TODAY'S PAPER
Good Evening
Good Evening
SportsBaseballMets

Mets swept by Rays as Michael Conforto, Jeff McNeil leave with hamstring issues

The Mets' Michael Conforto walks with a trainer

The Mets' Michael Conforto walks with a trainer as he leaves the field during the first inning of a game against the Rays on Sunday in St. Petersburg, Fla. Credit: AP/Steve Nesius

ST. PETERSBURG, Fla. — As the losses pile up for the Mets, so are the injuries.

In falling Sunday to the Rays, 7-1, the completion of a weekend sweep, the Mets had two more starting position players potentially get hurt: Michael Conforto, who exited due to a tight right hamstring, and Jeff McNeil, who departed because of a tight left hamstring.

Both will get MRIs on Monday in Atlanta, manager Luis Rojas said. He added that McNeil maintained it was just tightness, while Conforto told him he felt a pull.

"Hamstring issues are no joke, right?" Rojas said. "It’s adversity. As a team, as a family, we know times like this can come, whether there’s injuries or there’s bad stretches, different things."

 

Both issues occurred in the first inning.

The designated hitter for a second time in three days after dealing with what he called a "cramp" in his left hamstring/back earlier in the week, McNeil led off with an infield single. He said he felt a grab at his hamstring in the final 10 feet as he beat out a ground ball to second baseman Brandon Lowe.

"It was right when I was getting pretty close to the base," McNeil said. "Definitely was trying to get a hit there, gonna run as hard as I physically can. Just a little extra effort there at the end that gave me the discomfort."

Rojas said there was "no hamstring issue" when McNeil came out of a game Tuesday. McNeil said the Sunday problem was "carryover" from the original instance of left hamstring discomfort, though he felt "great" when running Sunday morning.

Conforto’s concern popped up moments after McNeil’s. In grounding into an inning-ending double play, he pulled up at first base, reaching for the back of his right leg after hitting the bag.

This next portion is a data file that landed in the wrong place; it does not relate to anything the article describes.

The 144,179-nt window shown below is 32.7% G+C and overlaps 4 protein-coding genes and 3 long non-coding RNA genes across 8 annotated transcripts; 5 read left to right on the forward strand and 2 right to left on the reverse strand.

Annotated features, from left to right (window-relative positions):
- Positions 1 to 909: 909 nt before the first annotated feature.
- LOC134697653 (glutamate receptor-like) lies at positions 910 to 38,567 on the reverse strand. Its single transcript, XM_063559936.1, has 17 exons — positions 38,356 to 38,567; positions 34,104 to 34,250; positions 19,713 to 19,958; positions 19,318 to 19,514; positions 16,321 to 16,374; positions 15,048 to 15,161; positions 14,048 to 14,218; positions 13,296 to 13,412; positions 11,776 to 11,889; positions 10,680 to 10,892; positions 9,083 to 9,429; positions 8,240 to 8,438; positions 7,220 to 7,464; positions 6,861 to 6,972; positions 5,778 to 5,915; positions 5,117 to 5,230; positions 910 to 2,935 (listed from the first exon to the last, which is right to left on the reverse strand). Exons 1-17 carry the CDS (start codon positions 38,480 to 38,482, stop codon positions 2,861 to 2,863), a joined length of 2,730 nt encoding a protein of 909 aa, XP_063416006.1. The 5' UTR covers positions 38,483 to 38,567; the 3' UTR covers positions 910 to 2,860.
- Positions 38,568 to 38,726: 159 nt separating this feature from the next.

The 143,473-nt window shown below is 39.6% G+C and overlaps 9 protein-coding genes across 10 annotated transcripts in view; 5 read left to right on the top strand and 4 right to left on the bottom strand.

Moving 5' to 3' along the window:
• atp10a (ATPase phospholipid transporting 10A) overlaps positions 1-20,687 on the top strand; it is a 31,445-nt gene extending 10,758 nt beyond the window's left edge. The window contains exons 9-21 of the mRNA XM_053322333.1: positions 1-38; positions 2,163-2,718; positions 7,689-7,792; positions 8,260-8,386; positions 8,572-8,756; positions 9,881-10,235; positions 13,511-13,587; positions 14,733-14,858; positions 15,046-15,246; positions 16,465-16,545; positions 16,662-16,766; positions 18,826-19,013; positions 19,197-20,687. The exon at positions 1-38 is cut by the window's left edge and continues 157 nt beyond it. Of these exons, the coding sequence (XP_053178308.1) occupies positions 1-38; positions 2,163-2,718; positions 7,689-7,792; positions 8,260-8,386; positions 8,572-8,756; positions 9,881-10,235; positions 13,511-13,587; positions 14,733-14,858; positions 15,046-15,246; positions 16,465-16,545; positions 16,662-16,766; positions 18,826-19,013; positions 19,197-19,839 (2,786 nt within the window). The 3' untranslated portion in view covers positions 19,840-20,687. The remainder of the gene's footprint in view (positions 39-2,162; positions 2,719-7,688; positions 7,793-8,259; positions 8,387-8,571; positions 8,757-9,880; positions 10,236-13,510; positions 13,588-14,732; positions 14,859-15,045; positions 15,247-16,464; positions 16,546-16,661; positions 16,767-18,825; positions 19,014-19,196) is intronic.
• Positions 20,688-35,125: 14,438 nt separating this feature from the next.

Those developments meant Rojas had to put square pegs in round holes — and started to run out of pegs of any shape.

Jake Hager, a 28-year-old rookie who made his major-league debut Saturday, replaced Conforto in rightfield. Mostly an infielder in his decade in the minors, Hager had never played rightfield, though he did make one start in center and one start in left with Triple-A Syracuse this year.

Patrick Mazeika pinch hit for McNeil when his spot came up again in the third inning. In the sixth, he homered for his first hit in the majors.

That left Tomas Nido, and only Nido, on the Mets’ bench for most of the game.

The Mets (18-16) began the day with just three reserves: catchers Nido and Mazeika and utility man Hager. The latter two entered with a combined six major-league plate appearances.

How did they end up with that roster construction? The Mets called up Hager on Saturday to help cover for McNeil, whom they didn’t want playing defense. That meant sending down Khalil Lee, their only backup actual outfielder. And they had a mere three bench players because they are carrying 10 relievers to protect against back-of-the-rotation weakness.

Expect roster moves Monday.

"We’ll see what kind of need we have," Rojas said.

The Mets are missing four of eight starting position players: Conforto and McNeil, plus Brandon Nimmo and J.D. Davis. Backups Luis Guillorme and Albert Almora Jr. also are hurt.

On the field, meanwhile, Tampa Bay lefthander Josh Fleming allowed one hit — that McNeil single — in five shutout innings.

Marcus Stroman lasted six innings, allowing five runs and three homers, matching the long ball total from his previous seven starts. Rojas blamed it on Stroman’s sinker not sinking. Manuel Margot, Willy Adames and Lowe went deep.

"I didn’t have it," said Stroman, whose ERA rose from 2.01 to 2.72. "You have those types of games throughout a baseball season. I’m not slightly worried about it."

Sign up for Newsday’s Mets Messages for updates directly to your phone via text, free with a Newsday digital subscription. Learn more at newsday.com/metstext.

New York Sports